‘For some things…there is no forgiveness.’
With these words, in November 1988, the world – or at least those reading the back cover of Caliber Comics’ ‘Deadworld #10’ – were introduced to The Crow, the vengeful, resurrected, face-painted killer of killers who, over the next several years would appear in an impressive array of comics, books, films and spin-offs. Over the next couple of weeks I’ll be taking a look at the original 1994 film starring Brandon Lee, as well as the often-derided sequels, but for now I’m going back to the beginning: James O’Barr’s classic graphic novel, which told Eric Draven’s story for the first time.
Born in Detroit, Michigan in 1960, James O’Barr was an orphan raised in foster care who developed an interest in art at an early age. Tragedy struck in 1978 when his fiancée, Beverly, was killed by a drunk driver. Devastated and seeking a means of coping with his loss, he joined the marines and found himself stationed in Berlin. Around this time O’Barr read a news story about a Detroit couple who had been murdered over a $20 engagement ring. Partially inspired by this, though no doubt chiefly as a way to deal with his own anger and heartbreak, he began work on ‘The Crow’, and continued to do so following his discharge from the marines and return to Detroit. Though the book was completed soon after, it took a further seven years to find a publisher: Gary Reed of Caliber Press. The four issues, (‘Despair’, ‘Irony’, ‘Fear’ and ‘Pain’) that form the core of the book finally hit shelves between February and May of 1989. A fifth and final instalment (‘Death’), was not published by Caliber, though it does appear in all collected editions.
Though many of the graphic novel’s scenes and characters will be immediately recognizable to fans of the movie adaptation, there are also many differences including the manner of the young and deeply in love couple Eric and Shelly’s death. Here they are senselessly attacked by a gang of street thugs when their car breaks down. A shot to the head leaves Eric paralyzed and powerless to do anything but watch as his beloved Shelly is beaten and assaulted in front of him. Eric is resurrected by a mysterious crow who also serves as his guide, often seemingly communicating with him directly. His task is clear: to hunt down he and Shelly’s assailants; Tom-Tom (replaced by Skank in the film), Tin-Tin, Top Dollar, Fun Boy and finally the gang leader, T-Bird. Along the way Eric encounters Gideon, the pawnbroker who bought Shelly’s engagement ring from T-Bird’s gang and Sherri, a sad young girl (replaced by the slightly older and more streetwise Sarah in the film), with a frequently absent mother, owing to her being otherwise occupied with Fun Boy. Believing Eric to be a clown (due to his painted face), she talks to him and confides that she believes she is being punished by God for being bad. Eric sympathizes with her and gives her Shelly’s ring before seeking out her mother.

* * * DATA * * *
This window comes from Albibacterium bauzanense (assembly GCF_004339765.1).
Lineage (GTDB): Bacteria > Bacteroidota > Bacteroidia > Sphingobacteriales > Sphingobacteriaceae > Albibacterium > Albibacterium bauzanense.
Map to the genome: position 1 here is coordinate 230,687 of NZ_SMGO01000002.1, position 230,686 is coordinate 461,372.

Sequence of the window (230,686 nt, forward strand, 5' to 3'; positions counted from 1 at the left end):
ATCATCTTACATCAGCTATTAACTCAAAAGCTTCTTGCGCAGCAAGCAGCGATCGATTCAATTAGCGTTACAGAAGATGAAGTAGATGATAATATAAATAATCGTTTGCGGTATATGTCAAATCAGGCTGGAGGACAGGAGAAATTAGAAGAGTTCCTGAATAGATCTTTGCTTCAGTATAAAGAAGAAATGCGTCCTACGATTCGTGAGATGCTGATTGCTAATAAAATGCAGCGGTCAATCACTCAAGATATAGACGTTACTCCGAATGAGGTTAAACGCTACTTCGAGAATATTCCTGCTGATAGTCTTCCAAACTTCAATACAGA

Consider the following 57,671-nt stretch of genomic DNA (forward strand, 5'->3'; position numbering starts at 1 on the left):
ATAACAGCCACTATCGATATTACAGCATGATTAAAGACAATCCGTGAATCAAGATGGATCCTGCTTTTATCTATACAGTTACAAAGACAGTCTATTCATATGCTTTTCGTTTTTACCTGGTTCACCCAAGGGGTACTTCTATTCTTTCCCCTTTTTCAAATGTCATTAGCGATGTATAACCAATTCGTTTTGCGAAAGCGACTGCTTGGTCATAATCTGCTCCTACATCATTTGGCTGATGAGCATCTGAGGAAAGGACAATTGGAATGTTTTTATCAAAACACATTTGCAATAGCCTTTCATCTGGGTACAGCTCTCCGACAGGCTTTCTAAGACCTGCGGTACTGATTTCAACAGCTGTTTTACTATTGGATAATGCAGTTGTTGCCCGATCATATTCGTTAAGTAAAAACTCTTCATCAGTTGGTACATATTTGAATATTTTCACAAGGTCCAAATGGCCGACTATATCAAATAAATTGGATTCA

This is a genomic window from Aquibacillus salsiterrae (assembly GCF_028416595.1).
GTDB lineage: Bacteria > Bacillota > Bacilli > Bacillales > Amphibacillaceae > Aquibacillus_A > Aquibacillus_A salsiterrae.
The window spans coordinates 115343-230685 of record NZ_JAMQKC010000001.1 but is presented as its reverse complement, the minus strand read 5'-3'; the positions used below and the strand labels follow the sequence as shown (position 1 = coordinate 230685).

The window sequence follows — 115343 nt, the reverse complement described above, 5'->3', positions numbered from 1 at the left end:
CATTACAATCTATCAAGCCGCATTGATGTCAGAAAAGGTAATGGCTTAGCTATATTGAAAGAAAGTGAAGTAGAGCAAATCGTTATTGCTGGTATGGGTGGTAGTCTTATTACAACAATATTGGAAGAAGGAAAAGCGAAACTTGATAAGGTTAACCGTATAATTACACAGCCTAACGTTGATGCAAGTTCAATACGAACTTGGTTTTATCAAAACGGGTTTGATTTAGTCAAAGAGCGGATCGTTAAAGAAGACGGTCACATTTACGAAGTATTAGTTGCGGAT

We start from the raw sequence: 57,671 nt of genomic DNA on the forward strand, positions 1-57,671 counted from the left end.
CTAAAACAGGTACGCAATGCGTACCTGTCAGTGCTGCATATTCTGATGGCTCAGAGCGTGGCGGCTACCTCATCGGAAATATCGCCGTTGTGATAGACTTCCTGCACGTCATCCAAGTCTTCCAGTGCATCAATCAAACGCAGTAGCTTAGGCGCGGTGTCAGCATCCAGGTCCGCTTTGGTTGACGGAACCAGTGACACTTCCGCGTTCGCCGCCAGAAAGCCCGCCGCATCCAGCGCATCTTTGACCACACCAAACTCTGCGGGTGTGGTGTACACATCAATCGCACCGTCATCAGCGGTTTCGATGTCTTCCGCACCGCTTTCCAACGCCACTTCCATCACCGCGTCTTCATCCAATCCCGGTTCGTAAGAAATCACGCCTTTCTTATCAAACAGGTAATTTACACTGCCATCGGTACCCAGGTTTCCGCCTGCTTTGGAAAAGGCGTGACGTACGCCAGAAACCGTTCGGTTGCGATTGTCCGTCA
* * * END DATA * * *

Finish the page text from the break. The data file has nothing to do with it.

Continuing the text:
Both Eric and Shelly’s deaths and their previously idyllic life together are revealed to us throughout as flashbacks. O’Barr’s gothic monochrome artwork is absolutely stunning and the variation in his style from visceral, busy and angry in the more violent scenes to beautiful, spare and dreamlike in Eric’s reminiscences of Shelly is extremely powerful in conveying the conflicting emotions of anger, love and grief. Similarly effective is the use of splash pages, interspersed between the chapters of the story and containing some of O’Barr’s favorite poems and lyrics, including Arthur Rimbaud, Joy Division and The Cure (whose distinctive frontman Robert Smith surely served as part of the inspiration for Eric’s own appearance).
While vengeance and Eric’s mission provide the main thrust of the story, a roughly even amount of time is given to Eric’s turmoil as he self-destructively returns to he and Shelly’s former home, becoming lost in his own memories and his deep despair. This very real exploration of the mind-set of a person dealing with the loss of a loved one, and of being the victim of cruel and entirely unwarranted circumstance gives both the character of Eric and the story itself an affecting emotional core. As a consequence the supernatural elements of Eric’s return are only ever a secondary concern, and his killings, carrying the weight of his love for Shelly and the scope of his immense loss are lent a meaning far beyond those in the average revenge tale.
‘The Crow’ would go on to sell over 750,000 copies and be translated into almost a dozen languages. While Brandon Lee’s portrayal in the movie adaptation would cement the image of Eric Draven in popular culture, his story was never more potent or moving than in the original graphic novel. Sadly O’Barr himself would find no catharsis in his work, telling an interviewer in 1994, “As I drew each page, it made me more self-destructive, if anything. There is pure anger on each page”.